MORE than 100 council staff have been issued with redundancy notices as Plymouth struggles to cope with the Government’s austerity drive.
The notices were issued as Local Government Minister Brandon Lewis announced an £8.5million, or 3.6per cent, cut in the city’s “spending power” from April 2014.
The cut is worse than the national average of 2.9per cent.
But Plymouth City Council finance supremo Mark Lowry challenged the figures, which he said included elements such as the New Homes Bonus, the incentive payment for building extra housing.
“The real cut is 9.5per cent, which amounts to a £12million fall in our revenue,” he said.
Ministers were “looking after the Tory shires” at the expense of cities like Plymouth.
Alison Seabeck, Labour MP for Plymouth Sutton and Devonport, warned that it was “not acceptable” that the council was having trouble paying for statutory duties as the Government unveiled the latest local authority financial settlement.
Plymouth’s grant looks likely to be scaled back by another 3per cent for 2015/16, or £6.9million.
Cllr Lowry said that although the council was still able to meet its statutory obligations, “if the cuts continue on this scale we will struggle”.
Cllr Lowry said the latest settlement was very close to the 10per cent cut predicted by Plymouth City Council.
As previously reported in The Herald, the council expects to have to save some £65million over the next three financial years.
Cllr Lowry said: “We issued formal notification to commence the redundancy process for more than 100 council posts.”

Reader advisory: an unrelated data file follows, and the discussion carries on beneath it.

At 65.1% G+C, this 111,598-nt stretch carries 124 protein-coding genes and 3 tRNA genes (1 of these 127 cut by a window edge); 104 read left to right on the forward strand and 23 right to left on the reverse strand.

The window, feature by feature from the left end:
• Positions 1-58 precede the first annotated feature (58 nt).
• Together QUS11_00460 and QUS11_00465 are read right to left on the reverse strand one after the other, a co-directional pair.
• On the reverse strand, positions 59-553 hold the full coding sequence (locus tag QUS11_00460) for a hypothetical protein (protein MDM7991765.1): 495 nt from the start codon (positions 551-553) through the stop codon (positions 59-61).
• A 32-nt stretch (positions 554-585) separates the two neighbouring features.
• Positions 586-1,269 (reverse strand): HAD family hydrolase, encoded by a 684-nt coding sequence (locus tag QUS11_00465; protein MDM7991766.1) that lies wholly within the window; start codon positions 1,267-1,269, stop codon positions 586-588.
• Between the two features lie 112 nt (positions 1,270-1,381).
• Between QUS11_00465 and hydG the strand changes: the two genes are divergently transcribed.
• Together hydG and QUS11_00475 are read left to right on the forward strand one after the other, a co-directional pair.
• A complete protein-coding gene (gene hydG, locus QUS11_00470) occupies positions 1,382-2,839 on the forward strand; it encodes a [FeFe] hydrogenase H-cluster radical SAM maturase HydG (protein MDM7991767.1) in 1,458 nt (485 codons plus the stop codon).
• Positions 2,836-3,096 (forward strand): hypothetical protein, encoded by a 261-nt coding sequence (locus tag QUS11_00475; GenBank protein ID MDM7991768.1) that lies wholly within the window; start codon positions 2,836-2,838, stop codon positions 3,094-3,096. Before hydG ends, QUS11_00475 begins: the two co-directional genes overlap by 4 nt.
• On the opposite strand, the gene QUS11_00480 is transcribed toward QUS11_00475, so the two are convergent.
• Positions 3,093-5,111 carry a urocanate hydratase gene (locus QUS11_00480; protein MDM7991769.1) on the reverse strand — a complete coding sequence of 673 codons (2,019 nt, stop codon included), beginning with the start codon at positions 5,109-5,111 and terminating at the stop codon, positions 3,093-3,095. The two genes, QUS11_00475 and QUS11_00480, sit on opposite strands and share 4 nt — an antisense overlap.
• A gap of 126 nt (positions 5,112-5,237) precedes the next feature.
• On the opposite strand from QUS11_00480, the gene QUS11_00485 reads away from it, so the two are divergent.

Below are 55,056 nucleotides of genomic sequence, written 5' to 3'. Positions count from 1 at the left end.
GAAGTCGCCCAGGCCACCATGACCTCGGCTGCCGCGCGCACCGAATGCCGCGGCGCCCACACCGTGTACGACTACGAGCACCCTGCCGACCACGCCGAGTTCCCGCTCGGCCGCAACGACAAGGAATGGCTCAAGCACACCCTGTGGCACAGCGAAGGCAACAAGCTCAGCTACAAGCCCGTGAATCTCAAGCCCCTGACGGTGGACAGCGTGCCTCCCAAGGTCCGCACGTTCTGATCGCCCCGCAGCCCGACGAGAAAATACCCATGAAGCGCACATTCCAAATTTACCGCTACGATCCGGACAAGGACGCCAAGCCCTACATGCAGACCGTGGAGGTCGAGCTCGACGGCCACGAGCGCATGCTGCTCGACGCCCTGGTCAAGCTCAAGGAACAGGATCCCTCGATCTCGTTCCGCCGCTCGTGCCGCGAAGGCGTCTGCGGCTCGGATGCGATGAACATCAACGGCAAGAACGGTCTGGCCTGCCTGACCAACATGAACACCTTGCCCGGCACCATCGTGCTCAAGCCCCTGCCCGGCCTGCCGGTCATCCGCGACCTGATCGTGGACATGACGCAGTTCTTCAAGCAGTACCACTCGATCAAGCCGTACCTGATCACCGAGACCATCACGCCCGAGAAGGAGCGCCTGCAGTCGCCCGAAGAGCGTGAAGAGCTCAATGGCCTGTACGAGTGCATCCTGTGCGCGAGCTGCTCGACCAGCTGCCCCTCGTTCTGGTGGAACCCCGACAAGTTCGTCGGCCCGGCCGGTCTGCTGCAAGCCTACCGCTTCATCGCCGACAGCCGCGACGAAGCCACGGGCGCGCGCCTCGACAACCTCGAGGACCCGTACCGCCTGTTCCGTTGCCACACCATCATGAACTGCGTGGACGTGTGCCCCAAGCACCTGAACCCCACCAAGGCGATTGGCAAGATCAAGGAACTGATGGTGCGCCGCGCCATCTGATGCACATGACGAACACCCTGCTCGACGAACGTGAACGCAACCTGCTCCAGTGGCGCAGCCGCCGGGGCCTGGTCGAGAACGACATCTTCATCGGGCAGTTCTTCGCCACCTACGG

The council expects to cut about 300 posts in an attempt to balance the books.
In the House of Commons, City MP Alison Seabeck said: “Over the past five years Plymouth City Council has cut its back-room staff, innovated, and, sadly, laid off staff.
“Now it is telling us that it will not have enough money to fulfil its statutory duties over the three-year period, which is not acceptable.
“Will the minister please tell us what the council is supposed to do when it is being encouraged to freeze council tax, which is a wholly regressive measure?”
Local Government Minister Brandon Lewis said: “If the council freezes the tax, which would be good for its residents, it will receive a support grant from the Government.
“If it is looking for ideas in order to do more than it has already done, I am sure that the Local Government Association will be happy to help.”
Whitehall has provided funding to pay for a council tax freeze, but a growing number of authorities have turned down the offer fearing they would have to make unacceptable cuts to services without a bigger rise.
Labour-controlled Plymouth City Council this year hiked the charge by 2per cent, and is predicting a similar rise next year.
Meanwhile Cornwall Council said the 2.7per cent cut in its budget was close to what it had predicted.
Cornwall will lose £13.6million in spending power in 2014 and £5.6million the year after.
Devon County Council will have to make do with spending power reduced by £9million from April, or a 1.6per cent fall. It will actually see a £3million increase the year after, or a 0.5per cent jump.
South Hams will see a drop of 1.2per cent, then 1.9per cent the following year and West Devon down 2per cent and then 3per cent.
West Devon Borough Cllr Philip Sanders said: “Although like all councils we are still receiving a decrease in central government funding, today’s announcement is what we broadly expected.
“There was some good news in that the Government has finally recognised that sparsely populated rural authorities are currently underfunded compared to urban authorities and has added approximately £50,000 to our base grant.
“Although the additional sum that we have been given is very small at least it is an acknowledgement that we are being underfunded. Small though it is, the money is a reward for all the lobbying that has been carried out by ourselves, MPs and an organisation called SPARSE which helps rural councils.
“I view this changing government position as a positive step and I look forward to seeing the gap between rural and urban funding reducing still further in the coming years.”